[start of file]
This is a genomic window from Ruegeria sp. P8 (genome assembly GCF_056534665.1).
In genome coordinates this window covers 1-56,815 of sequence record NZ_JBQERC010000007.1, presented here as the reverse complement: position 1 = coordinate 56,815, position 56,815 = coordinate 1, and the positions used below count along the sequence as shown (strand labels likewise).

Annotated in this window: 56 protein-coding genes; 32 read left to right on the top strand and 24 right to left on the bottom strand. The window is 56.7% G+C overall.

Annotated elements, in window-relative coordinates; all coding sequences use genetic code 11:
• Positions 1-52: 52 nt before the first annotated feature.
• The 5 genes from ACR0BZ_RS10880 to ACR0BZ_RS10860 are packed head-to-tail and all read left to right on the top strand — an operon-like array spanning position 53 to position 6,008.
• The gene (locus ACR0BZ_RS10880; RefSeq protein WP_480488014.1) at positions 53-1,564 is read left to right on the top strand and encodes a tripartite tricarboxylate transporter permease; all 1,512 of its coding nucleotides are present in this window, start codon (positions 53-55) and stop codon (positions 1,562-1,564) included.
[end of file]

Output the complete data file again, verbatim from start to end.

This is a genomic window from Ruegeria sp. P8 (genome assembly GCF_056534665.1).
In genome coordinates this window covers 1-56,815 of sequence record NZ_JBQERC010000007.1, presented here as the reverse complement: position 1 = coordinate 56,815, position 56,815 = coordinate 1, and the positions used below count along the sequence as shown (strand labels likewise).

Annotated in this window: 56 protein-coding genes; 32 read left to right on the top strand and 24 right to left on the bottom strand. The window is 56.7% G+C overall.

Annotated elements, in window-relative coordinates; all coding sequences use genetic code 11:
• Positions 1-52: 52 nt before the first annotated feature.
• The 5 genes from ACR0BZ_RS10880 to ACR0BZ_RS10860 are packed head-to-tail and all read left to right on the top strand — an operon-like array spanning position 53 to position 6,008.
• The gene (locus ACR0BZ_RS10880; RefSeq protein WP_480488014.1) at positions 53-1,564 is read left to right on the top strand and encodes a tripartite tricarboxylate transporter permease; all 1,512 of its coding nucleotides are present in this window, start codon (positions 53-55) and stop codon (positions 1,562-1,564) included.